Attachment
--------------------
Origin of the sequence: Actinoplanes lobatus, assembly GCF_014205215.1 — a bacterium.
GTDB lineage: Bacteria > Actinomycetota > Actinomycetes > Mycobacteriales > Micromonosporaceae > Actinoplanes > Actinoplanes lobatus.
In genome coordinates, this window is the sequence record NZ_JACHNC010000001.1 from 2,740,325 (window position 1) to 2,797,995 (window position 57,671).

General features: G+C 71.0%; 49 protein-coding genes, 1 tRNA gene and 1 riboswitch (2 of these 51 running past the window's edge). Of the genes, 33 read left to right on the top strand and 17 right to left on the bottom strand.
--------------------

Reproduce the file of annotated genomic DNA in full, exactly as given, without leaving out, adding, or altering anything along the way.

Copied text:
Origin of the sequence: Actinoplanes lobatus, assembly GCF_014205215.1 — a bacterium.
GTDB lineage: Bacteria > Actinomycetota > Actinomycetes > Mycobacteriales > Micromonosporaceae > Actinoplanes > Actinoplanes lobatus.
In genome coordinates, this window is the sequence record NZ_JACHNC010000001.1 from 2,740,325 (window position 1) to 2,797,995 (window position 57,671).

General features: G+C 71.0%; 49 protein-coding genes, 1 tRNA gene and 1 riboswitch (2 of these 51 running past the window's edge). Of the genes, 33 read left to right on the top strand and 17 right to left on the bottom strand.